The Soul of a Star
Posted on November 15, 2011
by Elizabeth Kendall

This is the Kirov’s youngest ballerina, she of the phenomenal extensions that float up from ground to ear, of the showmanship that looks both bravura and smooth. At 26, Somova has danced all the major roles. She has beauty, stamina, elegant line. Yet reviewers still can’t decide if she’s a technical wonder with no soul, or a young artist with a soul that’s just not always visible onstage. “Dancer or circus pony?” went a 2009 headline in the London Telegraph. Writer Ismene Brown concluded she was both, but growing in the right direction.



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One would expect, given such controversy, somebody either defensive or remote. Somova is anything but. At her Pointe photo shoot, she sweetly puts on the suggested leotard, tights and chiffon skirt, then stands under lights on a white paper square, blond hair loose. The photographer instructs; the makeup guy darts in and out. She strikes a pose on pointe, then another and another. Each position gets a fresh smile for the click. In between she stands in that somehow endearing pointe-shoe-heels-on-floor stance—ready to hear what’s wanted next. There’s an unspoiled girl inside the goddess wrapping.


When she was small, Somova went to a regular St. Petersburg school, then a special math school at her mother’s insistence. Her mother wanted her to excel at sports too, especially her mother’s favorite, skiing. But skiing wasn’t easy in Russia in the 1990s, with the country in the midst of a political and economic transition. “So Mama took me, with baby sister in her arms—and I wasn’t much bigger—to the ‘dance krushok,’ ” a dance “circle” for children. The teachers recognized her physical gifts. When it came time to choose math or ballet, “there was no choice,” Somova says. The dance teachers insisted. She did a pre-curriculum year at St. Petersburg’s renowned Vaganova Academy, then the regular eight-year course. Those teachers pushed too. The last one, Ludmilla Safronova, cooked Somova food at home before dance exams—“meat, for strength,” Somova says. Makhar Vaziev, then Kirov Ballet head, all but promised her a place in the company if she worked on her feet.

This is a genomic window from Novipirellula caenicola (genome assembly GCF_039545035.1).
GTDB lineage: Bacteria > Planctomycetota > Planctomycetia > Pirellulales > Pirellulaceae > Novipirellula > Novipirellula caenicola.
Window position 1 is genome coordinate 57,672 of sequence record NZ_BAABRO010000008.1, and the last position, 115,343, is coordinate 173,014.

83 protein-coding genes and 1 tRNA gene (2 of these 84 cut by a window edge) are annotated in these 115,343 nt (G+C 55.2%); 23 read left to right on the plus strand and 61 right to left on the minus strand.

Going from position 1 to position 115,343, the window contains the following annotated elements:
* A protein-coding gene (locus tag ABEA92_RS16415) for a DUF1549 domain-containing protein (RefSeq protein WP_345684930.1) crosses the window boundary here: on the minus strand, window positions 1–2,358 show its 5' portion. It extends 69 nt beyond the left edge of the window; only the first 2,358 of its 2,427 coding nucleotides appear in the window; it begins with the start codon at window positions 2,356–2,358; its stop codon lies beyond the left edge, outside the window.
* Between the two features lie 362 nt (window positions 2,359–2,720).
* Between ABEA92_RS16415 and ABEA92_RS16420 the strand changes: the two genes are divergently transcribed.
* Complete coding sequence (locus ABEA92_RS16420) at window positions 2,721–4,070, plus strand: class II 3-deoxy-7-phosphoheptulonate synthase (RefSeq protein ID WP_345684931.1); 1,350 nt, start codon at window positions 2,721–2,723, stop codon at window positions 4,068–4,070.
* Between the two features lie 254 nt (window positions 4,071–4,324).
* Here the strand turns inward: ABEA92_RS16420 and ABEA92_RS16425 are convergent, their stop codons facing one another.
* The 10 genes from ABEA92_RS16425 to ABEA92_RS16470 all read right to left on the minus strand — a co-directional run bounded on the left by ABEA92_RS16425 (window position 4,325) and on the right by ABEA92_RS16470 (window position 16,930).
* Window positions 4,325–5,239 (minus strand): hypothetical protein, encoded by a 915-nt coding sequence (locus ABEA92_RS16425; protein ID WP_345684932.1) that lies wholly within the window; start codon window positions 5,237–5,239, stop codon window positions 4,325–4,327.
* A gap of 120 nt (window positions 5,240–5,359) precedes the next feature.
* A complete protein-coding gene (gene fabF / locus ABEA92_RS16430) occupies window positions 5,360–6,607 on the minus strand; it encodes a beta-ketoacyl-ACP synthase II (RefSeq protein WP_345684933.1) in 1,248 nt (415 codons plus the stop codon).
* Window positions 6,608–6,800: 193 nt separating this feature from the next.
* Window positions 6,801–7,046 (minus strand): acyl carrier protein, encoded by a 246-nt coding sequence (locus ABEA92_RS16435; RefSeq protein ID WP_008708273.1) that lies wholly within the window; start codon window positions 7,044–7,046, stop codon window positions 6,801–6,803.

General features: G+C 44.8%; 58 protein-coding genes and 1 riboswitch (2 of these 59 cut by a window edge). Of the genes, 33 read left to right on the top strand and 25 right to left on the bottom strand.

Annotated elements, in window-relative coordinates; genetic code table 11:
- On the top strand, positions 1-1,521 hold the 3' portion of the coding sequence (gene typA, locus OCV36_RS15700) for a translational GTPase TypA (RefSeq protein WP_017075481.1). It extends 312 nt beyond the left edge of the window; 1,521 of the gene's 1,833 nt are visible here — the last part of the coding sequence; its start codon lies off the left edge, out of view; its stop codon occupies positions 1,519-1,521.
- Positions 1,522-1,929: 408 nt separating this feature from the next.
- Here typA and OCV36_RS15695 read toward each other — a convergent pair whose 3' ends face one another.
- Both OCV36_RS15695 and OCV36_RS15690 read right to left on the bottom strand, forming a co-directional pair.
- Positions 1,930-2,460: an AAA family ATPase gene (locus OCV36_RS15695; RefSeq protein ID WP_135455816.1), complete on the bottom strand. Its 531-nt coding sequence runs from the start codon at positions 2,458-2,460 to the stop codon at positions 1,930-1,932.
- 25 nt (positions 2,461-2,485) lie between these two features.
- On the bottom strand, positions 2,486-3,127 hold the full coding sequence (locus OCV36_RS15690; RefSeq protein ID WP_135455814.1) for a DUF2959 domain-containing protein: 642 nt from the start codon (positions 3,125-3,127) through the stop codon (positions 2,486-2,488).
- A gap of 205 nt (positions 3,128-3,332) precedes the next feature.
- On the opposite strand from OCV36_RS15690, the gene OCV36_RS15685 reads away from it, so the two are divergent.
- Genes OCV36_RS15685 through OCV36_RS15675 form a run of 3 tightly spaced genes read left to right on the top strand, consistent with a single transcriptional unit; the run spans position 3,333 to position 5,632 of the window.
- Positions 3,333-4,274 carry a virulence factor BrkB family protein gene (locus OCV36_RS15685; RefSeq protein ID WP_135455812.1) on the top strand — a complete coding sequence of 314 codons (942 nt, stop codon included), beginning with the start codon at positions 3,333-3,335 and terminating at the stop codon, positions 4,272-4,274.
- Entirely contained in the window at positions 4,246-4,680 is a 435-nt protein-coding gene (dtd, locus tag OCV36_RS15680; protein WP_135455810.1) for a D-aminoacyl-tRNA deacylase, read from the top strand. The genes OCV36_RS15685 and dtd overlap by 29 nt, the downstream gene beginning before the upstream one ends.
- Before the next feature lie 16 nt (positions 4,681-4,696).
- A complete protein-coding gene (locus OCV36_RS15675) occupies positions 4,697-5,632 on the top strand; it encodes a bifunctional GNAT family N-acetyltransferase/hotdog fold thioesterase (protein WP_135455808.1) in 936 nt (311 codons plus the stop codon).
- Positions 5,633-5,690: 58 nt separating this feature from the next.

Of course, the child had to love what she was doing—and Somova did. Even the drudgery of first-year pliés didn’t spoil her love of dancing. Nor did the grueling commute. The family lived far from the centrally located Vaganova school, on the Vyborg side of St. Petersburg. The little girl had to get up at 6 am for an hour tram ride (if she could catch it), or else a mix of subways and buses, then repeat it all in the other direction. “There were awful crowds—baboulichikis [grandmother types] who never gave you a place. I had to stand—with a backpack bigger than me!”


Somova also admits to a competitive streak. “I always wanted to be best,” she says almost happily. “I had to stand in the center. I liked corrections! If somebody was better, it was a tragedy for me. It was the Kirov or nothing.”

ソーモワはまた、競争心のことも打ち明ける。「私はいつでも一番でいたかった」と半ば嬉しそうに話す。「中央に立たなければなりませんでした。直されるのが好きでした! 誰かの方が上手だったら、私にとって悲劇でした。キーロフバレエ団にどうしても入りたかった」

2000 Vaganova 5th Year Class Jumps Alina Somova / 2000年5年生
Рената Халимова
Published on 31 May 2013

Once she was in, the red carpet was rolled out for the long limbs and proud bearing. She was cast as Odette/Odile in her first year. “It was crazy for a girl new to the theater to get Swan Lake, when so many wait for it for years,” she says a little ruefully. The next year, 2004, she became a soloist. She was helped by a caring coach, ex-ballerina Olga Chenchikova, who ran a mini-academy for her young charges, giving them floor barres and extra conditioning. “Chenchikova turned an ugly duckling into a ballerina,” Somova says. When Chenchikova left the Kirov with her husband, Vaziev (he took the dance post at La Scala), Somova got another top-notch coach, ex-ballerina powerhouse Tatiana Terekhova. They chose each other, in fact, after working together in rehearsals of Balanchine’s Symphony in C (Terekhova was in charge). “She has the pure Leningrad style, the style of Kolpakova,” says Somova of Terekhova, comparing her to Irina Kolpakova, now a ballet master with American Ballet Theatre. “And she doesn’t try to break me, like some other coaches try to do; she doesn’t want to see a copy of herself. She leaves me my ‘I.’”